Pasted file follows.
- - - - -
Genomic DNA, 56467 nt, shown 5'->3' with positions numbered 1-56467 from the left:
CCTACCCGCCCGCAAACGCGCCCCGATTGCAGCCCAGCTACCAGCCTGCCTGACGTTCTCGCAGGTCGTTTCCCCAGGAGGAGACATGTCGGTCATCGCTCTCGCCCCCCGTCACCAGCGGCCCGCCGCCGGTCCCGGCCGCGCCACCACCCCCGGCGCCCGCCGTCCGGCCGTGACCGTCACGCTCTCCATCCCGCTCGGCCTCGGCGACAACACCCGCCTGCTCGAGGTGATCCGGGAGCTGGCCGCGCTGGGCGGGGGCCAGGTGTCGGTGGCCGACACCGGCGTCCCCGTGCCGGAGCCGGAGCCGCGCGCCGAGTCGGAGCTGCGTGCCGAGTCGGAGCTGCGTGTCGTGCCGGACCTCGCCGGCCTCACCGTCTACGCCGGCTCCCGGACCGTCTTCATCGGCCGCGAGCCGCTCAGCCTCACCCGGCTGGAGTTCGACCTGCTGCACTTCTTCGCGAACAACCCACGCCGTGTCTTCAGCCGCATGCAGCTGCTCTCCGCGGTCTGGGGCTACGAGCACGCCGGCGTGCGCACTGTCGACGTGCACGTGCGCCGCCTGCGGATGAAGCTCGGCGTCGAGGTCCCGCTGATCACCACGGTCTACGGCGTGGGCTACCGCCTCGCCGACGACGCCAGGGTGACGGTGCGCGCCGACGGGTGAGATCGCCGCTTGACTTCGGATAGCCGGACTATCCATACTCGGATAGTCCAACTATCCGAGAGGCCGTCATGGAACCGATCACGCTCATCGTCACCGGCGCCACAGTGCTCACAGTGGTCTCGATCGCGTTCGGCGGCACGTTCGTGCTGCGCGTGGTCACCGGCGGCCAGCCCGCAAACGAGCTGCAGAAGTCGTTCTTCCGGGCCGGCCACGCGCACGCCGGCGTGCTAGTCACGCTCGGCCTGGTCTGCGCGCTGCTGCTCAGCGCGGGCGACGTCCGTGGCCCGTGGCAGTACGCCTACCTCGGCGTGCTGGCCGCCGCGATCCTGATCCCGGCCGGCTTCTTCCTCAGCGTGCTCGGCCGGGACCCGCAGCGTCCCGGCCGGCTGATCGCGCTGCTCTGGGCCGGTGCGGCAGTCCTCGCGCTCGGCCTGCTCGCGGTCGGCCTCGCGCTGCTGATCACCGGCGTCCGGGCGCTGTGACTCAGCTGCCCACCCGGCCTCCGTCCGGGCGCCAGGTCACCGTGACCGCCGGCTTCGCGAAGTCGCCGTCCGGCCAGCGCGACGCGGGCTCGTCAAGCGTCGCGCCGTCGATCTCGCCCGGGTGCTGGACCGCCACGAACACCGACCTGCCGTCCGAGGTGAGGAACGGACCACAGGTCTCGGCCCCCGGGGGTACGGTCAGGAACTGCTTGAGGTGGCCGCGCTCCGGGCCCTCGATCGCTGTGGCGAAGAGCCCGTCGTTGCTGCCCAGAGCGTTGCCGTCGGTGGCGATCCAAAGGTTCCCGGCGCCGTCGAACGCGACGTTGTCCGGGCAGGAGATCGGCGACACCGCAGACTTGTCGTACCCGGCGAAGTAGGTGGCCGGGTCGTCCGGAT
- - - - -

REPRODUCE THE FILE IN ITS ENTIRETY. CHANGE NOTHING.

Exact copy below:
Genomic DNA, 56467 nt, shown 5'->3' with positions numbered 1-56467 from the left:
CCTACCCGCCCGCAAACGCGCCCCGATTGCAGCCCAGCTACCAGCCTGCCTGACGTTCTCGCAGGTCGTTTCCCCAGGAGGAGACATGTCGGTCATCGCTCTCGCCCCCCGTCACCAGCGGCCCGCCGCCGGTCCCGGCCGCGCCACCACCCCCGGCGCCCGCCGTCCGGCCGTGACCGTCACGCTCTCCATCCCGCTCGGCCTCGGCGACAACACCCGCCTGCTCGAGGTGATCCGGGAGCTGGCCGCGCTGGGCGGGGGCCAGGTGTCGGTGGCCGACACCGGCGTCCCCGTGCCGGAGCCGGAGCCGCGCGCCGAGTCGGAGCTGCGTGCCGAGTCGGAGCTGCGTGTCGTGCCGGACCTCGCCGGCCTCACCGTCTACGCCGGCTCCCGGACCGTCTTCATCGGCCGCGAGCCGCTCAGCCTCACCCGGCTGGAGTTCGACCTGCTGCACTTCTTCGCGAACAACCCACGCCGTGTCTTCAGCCGCATGCAGCTGCTCTCCGCGGTCTGGGGCTACGAGCACGCCGGCGTGCGCACTGTCGACGTGCACGTGCGCCGCCTGCGGATGAAGCTCGGCGTCGAGGTCCCGCTGATCACCACGGTCTACGGCGTGGGCTACCGCCTCGCCGACGACGCCAGGGTGACGGTGCGCGCCGACGGGTGAGATCGCCGCTTGACTTCGGATAGCCGGACTATCCATACTCGGATAGTCCAACTATCCGAGAGGCCGTCATGGAACCGATCACGCTCATCGTCACCGGCGCCACAGTGCTCACAGTGGTCTCGATCGCGTTCGGCGGCACGTTCGTGCTGCGCGTGGTCACCGGCGGCCAGCCCGCAAACGAGCTGCAGAAGTCGTTCTTCCGGGCCGGCCACGCGCACGCCGGCGTGCTAGTCACGCTCGGCCTGGTCTGCGCGCTGCTGCTCAGCGCGGGCGACGTCCGTGGCCCGTGGCAGTACGCCTACCTCGGCGTGCTGGCCGCCGCGATCCTGATCCCGGCCGGCTTCTTCCTCAGCGTGCTCGGCCGGGACCCGCAGCGTCCCGGCCGGCTGATCGCGCTGCTCTGGGCCGGTGCGGCAGTCCTCGCGCTCGGCCTGCTCGCGGTCGGCCTCGCGCTGCTGATCACCGGCGTCCGGGCGCTGTGACTCAGCTGCCCACCCGGCCTCCGTCCGGGCGCCAGGTCACCGTGACCGCCGGCTTCGCGAAGTCGCCGTCCGGCCAGCGCGACGCGGGCTCGTCAAGCGTCGCGCCGTCGATCTCGCCCGGGTGCTGGACCGCCACGAACACCGACCTGCCGTCCGAGGTGAGGAACGGACCACAGGTCTCGGCCCCCGGGGGTACGGTCAGGAACTGCTTGAGGTGGCCGCGCTCCGGGCCCTCGATCGCTGTGGCGAAGAGCCCGTCGTTGCTGCCCAGAGCGTTGCCGTCGGTGGCGATCCAAAGGTTCCCGGCGCCGTCGAACGCGACGTTGTCCGGGCAGGAGATCGGCGACACCGCAGACTTGTCGTACCCGGCGAAGTAGGTGGCCGGGTCGTCCGGAT